Zoe hails personalized nutrition trial success, results come under scrutiny

By Olivia Haslam

- Last updated on GMT

Zoe personalized nutrition trial faces criticism © BlackCAT / GettyImages
Zoe personalized nutrition trial faces criticism © BlackCAT / GettyImages

Related tags ZOE personalized nutrition microbiome

Zoe has announced the results of its long-awaited trial comparing its personalized dietary program (PDP) to standard healthcare advice, but the publication has drawn criticism over methodology and results.

The researchers from the UK-based personalized nutrition firm compared the impact of the program to general advice provided on cardiometabolic health in 347 participants over 18 weeks. 

Primary outcome results published in the journal Nature Medicine​ showed a significant reduction in triglycerides (TGs) in comparison to the control group, however differences in low-density lipoprotein cholesterol were insignificant.

For the researchers, the results were positive thanks to secondary outcomes such as improvements in body weight, waist circumference, microbiome diversity and quality of life scores, leading them to conclude that a personalized nutrition program that addresses metabolic heterogeneity is effective in improving cardiometabolic health in generally healthy individuals.

Personalized diets 

Zoe promotes its personalized nutrition program based on biological, phenotypic and lifestyle factors for improving adherence and efficacy in comparison to non-personalized advice​.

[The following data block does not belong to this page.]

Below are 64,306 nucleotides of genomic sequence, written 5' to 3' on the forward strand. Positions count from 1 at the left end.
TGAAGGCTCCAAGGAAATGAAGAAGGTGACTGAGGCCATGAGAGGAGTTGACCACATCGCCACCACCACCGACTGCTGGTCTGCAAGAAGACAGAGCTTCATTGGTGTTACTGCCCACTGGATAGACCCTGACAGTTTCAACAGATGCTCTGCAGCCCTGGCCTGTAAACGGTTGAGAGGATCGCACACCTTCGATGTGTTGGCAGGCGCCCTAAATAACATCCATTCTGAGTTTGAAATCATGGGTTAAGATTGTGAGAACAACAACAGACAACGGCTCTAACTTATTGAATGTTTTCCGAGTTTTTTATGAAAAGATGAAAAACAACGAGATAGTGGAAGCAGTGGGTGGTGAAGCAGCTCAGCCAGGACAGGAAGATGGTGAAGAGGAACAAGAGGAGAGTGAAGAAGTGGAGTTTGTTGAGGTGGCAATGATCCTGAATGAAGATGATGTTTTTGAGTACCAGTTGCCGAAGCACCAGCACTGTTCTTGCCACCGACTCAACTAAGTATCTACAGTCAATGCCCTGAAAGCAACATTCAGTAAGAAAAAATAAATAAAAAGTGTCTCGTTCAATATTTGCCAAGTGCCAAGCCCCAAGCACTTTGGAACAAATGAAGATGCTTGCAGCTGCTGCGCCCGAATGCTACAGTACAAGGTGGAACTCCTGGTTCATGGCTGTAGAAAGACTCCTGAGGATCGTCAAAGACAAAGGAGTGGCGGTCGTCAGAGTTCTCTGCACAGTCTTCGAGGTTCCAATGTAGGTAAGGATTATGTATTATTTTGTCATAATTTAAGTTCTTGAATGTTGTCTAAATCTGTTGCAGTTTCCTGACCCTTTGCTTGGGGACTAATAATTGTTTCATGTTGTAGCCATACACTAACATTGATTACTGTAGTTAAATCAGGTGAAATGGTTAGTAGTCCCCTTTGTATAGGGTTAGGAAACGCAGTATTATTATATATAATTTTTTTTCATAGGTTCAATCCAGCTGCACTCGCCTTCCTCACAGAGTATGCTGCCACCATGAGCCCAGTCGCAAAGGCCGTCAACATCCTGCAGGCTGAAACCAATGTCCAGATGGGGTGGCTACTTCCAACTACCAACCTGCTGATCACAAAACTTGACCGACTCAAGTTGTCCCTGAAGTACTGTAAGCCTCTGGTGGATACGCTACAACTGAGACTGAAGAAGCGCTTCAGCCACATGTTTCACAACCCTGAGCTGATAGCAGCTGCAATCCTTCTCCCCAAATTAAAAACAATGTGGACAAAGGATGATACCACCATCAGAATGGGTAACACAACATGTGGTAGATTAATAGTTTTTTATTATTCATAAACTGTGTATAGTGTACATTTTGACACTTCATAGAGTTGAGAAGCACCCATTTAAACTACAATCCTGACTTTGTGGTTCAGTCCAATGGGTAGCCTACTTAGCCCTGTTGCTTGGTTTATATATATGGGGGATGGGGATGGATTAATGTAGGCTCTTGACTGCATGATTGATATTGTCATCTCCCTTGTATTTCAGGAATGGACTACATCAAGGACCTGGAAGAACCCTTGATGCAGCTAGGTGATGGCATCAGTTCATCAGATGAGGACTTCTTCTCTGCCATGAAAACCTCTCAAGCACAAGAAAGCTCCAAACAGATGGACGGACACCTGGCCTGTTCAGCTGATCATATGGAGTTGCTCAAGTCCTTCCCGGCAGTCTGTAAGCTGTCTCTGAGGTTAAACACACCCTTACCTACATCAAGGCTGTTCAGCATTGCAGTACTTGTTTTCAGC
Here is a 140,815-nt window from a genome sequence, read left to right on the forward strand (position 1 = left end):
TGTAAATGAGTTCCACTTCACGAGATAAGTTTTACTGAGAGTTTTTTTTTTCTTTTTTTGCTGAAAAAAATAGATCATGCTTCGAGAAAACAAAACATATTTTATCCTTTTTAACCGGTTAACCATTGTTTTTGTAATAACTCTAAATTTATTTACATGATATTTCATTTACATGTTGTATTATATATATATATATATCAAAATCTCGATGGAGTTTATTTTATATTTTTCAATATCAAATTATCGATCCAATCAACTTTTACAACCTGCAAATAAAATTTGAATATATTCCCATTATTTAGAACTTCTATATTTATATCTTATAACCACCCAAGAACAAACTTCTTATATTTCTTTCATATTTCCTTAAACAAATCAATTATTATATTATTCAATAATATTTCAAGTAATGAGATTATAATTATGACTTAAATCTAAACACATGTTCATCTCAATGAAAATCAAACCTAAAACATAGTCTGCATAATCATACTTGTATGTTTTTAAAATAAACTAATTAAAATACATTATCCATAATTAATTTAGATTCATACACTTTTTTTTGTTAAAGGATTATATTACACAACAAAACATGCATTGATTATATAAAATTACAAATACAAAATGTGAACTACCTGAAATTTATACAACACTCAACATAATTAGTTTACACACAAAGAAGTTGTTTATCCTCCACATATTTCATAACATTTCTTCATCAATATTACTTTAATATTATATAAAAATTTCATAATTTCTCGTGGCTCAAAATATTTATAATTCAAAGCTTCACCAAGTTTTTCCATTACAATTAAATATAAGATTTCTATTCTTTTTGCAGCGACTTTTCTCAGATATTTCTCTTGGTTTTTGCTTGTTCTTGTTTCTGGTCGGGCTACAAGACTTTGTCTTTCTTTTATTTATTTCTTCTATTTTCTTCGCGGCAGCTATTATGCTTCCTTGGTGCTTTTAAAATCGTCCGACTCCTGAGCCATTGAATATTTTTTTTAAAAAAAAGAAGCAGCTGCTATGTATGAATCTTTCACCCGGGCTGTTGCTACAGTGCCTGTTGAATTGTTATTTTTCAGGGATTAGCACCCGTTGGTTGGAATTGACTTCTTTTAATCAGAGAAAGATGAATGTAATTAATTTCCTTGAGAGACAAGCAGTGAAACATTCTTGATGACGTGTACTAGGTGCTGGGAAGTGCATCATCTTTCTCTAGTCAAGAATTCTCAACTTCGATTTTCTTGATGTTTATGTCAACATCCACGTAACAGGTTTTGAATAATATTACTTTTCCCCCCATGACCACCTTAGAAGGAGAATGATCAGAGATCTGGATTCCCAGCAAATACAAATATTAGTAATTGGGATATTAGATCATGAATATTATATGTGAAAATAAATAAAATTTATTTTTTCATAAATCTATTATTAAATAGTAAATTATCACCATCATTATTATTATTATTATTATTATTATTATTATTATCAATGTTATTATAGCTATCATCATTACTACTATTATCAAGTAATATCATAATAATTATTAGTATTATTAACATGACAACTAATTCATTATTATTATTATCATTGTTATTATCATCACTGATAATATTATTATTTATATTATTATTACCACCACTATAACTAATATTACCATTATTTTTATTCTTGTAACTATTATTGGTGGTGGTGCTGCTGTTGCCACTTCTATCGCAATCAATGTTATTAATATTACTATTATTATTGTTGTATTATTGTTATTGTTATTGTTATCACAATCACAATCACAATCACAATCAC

Launched in 2017, the consumer data-focused brand uses stool testing kits, continual glucose monitors, daily diet diaries and lifestyle questionnaires to provide gut health-focused nutrition advice.

While some observational research​ supports personalized nutrition, randomized controlled trials assessing its efficacy compared to standard dietary advice are still lacking.

Study details

The Zoe study randomly assigned participants between the ages of 41 and 70 to either the PDP (n​ = 177) or control (n​ = 170) groups.

The PDP used food characteristics, individual postprandial glucose and TG responses to foods, microbiomes and health history, to produce personalized food scores, while the control group received standard care dietary advice (based on the U.S. Department of Agriculture Guidelines for Americans, 2020–2025) using online resources, check-ins, video lessons and a leaflet.

Blood chemistry baseline samples were used as baseline measure for each participant. At 18 weeks, the primary outcomes, serum low-density lipoprotein cholesterol and TG concentrations were measured. Secondary outcomes measured included body weight, waist circumference, glycated hemoglobin (HbA1c), diet quality (HEI score), hip circumference and blood pressure as well as insulin, glucose, C-peptide, apolipoproteins A1 and B, and postprandial TG levels.

Comparisons between the groups at 18 weeks showed reductions in TG concentration in the PDP group. Secondary outcomes showed improvements including body weight, waist circumference, HbA1c, diet quality and microbiome (beta-diversity) in the PDP group, and particularly in the ‘highly adherent PDP participants’.

However, there were insignificant or null differences in low-density lipoprotein cholesterol, blood pressure, insulin, glucose, C-peptide, apolipoprotein A1 and B, and postprandial TGs between groups.

Quality of life 

Zoe has placed emphasis on the study’s quality of life outcomes. 

"Crucially, those doing Zoe felt better," the brand posted on LinkedIn. "They were twice as likely to report improved mood and less hunger and four times more likely to report better sleep and more energy than the control group.”

On average, a greater proportion of PDP participants reported improvements in energy level (43% versus 11%), sleep quality (35% versus 9%), general mood (33% versus 15%) and reduced hunger levels (22% versus 14%) compared with controls.

Under scrutiny ​ 

Reacting to the study findings, Dr. Nicola Guess, an academic dietitian and researcher at the University of Oxford, published a blog opinion which argued the methodology would have biased the results.